For employees who are reticent about their opinions, or for topics that are brand new, it pays to be a bit more circumspect. The first time you broach a topic, present it as an idea rather than a done deal. If the decision is already final, reticent employees will see any amount of disagreement with that decision as backtalk or poor teamwork. They are team players, so the moment they perceive a decision as final, they will say they support it 100%. That is not what we want to hear in these information gathering meetings. We want to know how people truly feel. So, frame the question neutrally: "A couple folks have brought up the idea of rearranging our office space to use it more effectively now that there is so much telework. What are your thoughts on that?"
That is really all there is to this version of a prewire. After these one-on-ones, we know how each employee feels about the topic we are coving. Now, let's apply what we learned from the prewire to the team meeting.
We have described the method for communicating big topics in past posts. Briefly, the general strategy is a quick headline, time spent on why it matters, nuts-and-bolts details, and time for questions. With prewired topics, you are going to tuck in an extra step. You will lead into the question portion by first calling on people whom you know are in favor of the issue. It might look like this, "...So that about covers the broad strokes of how this change will impact us. Calvin, you and I chatted a bit about how this will affect [some process related to Calvin's work]. Would you be willing to recap a bit of our discussion?" Calvin then explains how the change will, in fact, have some beneficial elements for [process]. (Bonus tip: at the end of your one-on-one with Calvin, you might give the heads up, "Hey, would it be alright if I asked you to review what we just talked about during the team meeting next week?")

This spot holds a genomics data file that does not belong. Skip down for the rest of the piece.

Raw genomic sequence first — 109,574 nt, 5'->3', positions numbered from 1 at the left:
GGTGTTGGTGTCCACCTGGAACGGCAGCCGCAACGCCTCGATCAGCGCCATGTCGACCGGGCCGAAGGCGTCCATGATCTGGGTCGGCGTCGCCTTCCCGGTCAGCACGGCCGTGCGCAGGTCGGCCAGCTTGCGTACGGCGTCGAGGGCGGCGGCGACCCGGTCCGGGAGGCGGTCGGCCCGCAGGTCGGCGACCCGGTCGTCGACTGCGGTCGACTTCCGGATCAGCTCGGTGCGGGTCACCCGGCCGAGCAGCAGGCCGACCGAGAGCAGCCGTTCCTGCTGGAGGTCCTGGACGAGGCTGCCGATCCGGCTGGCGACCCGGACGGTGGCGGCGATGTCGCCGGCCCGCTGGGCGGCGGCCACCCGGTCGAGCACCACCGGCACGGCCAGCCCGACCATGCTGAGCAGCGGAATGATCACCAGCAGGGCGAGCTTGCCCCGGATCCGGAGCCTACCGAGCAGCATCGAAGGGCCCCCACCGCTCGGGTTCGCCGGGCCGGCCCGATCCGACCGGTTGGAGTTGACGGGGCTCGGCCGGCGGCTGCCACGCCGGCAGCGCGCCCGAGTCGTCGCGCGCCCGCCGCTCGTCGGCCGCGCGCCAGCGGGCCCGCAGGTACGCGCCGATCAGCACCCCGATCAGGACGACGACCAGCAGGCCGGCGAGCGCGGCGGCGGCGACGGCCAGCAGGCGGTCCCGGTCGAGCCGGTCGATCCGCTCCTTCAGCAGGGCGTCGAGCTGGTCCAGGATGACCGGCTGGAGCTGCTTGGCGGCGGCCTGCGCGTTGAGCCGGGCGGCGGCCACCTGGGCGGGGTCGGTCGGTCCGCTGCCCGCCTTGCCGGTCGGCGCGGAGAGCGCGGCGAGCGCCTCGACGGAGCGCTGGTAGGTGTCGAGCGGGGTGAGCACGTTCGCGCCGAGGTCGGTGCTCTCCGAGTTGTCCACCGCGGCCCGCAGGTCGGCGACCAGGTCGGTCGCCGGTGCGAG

Do this with two or three employees before you open the floor for questions. Here's why. When you open the floor straight away, you let the nay-sayers set the narrative. All future comments are, in some way, a reaction to the first comment. When the first comment is a positive, the nay-sayers have the uphill battle, not you. If you have multiple people make positive comments, it drives home the fact that most people are in favor of or at least neutral about the issue. This stops the nay-sayers from believing or pretending that most people are against the issue. These two factors have a huge impact on the direction of the conversation.
The time spent calling on folks who are in favor is perhaps three minutes of a twenty or thirty minute agenda item, and it is most of the reason we do a prewire. That sounds like a lot of work for a little bit of a meeting. But those three minutes have the potential to save us hours and hours of future work. They have the potential to determine whether your important topic is successfully implemented with your team or whether it is derailed by detractors. "An ounce of prevention is worth a pound of cure." We are cutting off the problems before they have a chance to grow.
The prewire is not an everyday strategy. Use it sparingly. Most of the time, our job is to discuss issues together, explore solutions as a team, and pick the one best suited to us. Occasionally, however, the solution is handed to us without our input, or the solution we picked has significant downsides that some employees won't like. In those times, our job is still to implement the solution as effectively as possible. That means using our meeting time to discuss what will happen and how it will happen, not on nay-sayer frustrations. The prewire is your main tool for getting work done in those situations.